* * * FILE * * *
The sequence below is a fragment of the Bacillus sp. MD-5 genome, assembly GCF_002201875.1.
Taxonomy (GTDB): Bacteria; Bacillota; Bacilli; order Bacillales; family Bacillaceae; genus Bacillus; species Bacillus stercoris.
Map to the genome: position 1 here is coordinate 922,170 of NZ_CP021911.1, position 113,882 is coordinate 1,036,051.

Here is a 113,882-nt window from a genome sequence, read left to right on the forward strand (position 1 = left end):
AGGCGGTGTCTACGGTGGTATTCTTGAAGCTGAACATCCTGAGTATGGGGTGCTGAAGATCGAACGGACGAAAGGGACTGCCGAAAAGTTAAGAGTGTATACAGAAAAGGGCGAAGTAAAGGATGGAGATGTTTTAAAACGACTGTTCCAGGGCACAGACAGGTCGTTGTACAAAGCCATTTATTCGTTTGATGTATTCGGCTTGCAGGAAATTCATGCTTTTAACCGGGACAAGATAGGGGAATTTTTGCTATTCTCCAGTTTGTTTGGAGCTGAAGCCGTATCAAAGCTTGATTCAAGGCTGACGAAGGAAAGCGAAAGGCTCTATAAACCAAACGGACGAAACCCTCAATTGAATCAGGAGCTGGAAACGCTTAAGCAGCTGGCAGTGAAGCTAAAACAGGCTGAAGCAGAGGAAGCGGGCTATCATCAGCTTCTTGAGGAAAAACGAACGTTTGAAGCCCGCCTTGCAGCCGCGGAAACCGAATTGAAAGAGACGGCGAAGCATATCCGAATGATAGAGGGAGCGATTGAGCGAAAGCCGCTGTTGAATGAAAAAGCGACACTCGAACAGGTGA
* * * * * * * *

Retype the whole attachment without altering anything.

The sequence below is a fragment of the Bacillus sp. MD-5 genome, assembly GCF_002201875.1.
Taxonomy (GTDB): Bacteria; Bacillota; Bacilli; order Bacillales; family Bacillaceae; genus Bacillus; species Bacillus stercoris.
Map to the genome: position 1 here is coordinate 922,170 of NZ_CP021911.1, position 113,882 is coordinate 1,036,051.

Here is a 113,882-nt window from a genome sequence, read left to right on the forward strand (position 1 = left end):
AGGCGGTGTCTACGGTGGTATTCTTGAAGCTGAACATCCTGAGTATGGGGTGCTGAAGATCGAACGGACGAAAGGGACTGCCGAAAAGTTAAGAGTGTATACAGAAAAGGGCGAAGTAAAGGATGGAGATGTTTTAAAACGACTGTTCCAGGGCACAGACAGGTCGTTGTACAAAGCCATTTATTCGTTTGATGTATTCGGCTTGCAGGAAATTCATGCTTTTAACCGGGACAAGATAGGGGAATTTTTGCTATTCTCCAGTTTGTTTGGAGCTGAAGCCGTATCAAAGCTTGATTCAAGGCTGACGAAGGAAAGCGAAAGGCTCTATAAACCAAACGGACGAAACCCTCAATTGAATCAGGAGCTGGAAACGCTTAAGCAGCTGGCAGTGAAGCTAAAACAGGCTGAAGCAGAGGAAGCGGGCTATCATCAGCTTCTTGAGGAAAAACGAACGTTTGAAGCCCGCCTTGCAGCCGCGGAAACCGAATTGAAAGAGACGGCGAAGCATATCCGAATGATAGAGGGAGCGATTGAGCGAAAGCCGCTGTTGAATGAAAAAGCGACACTCGAACAGGTGA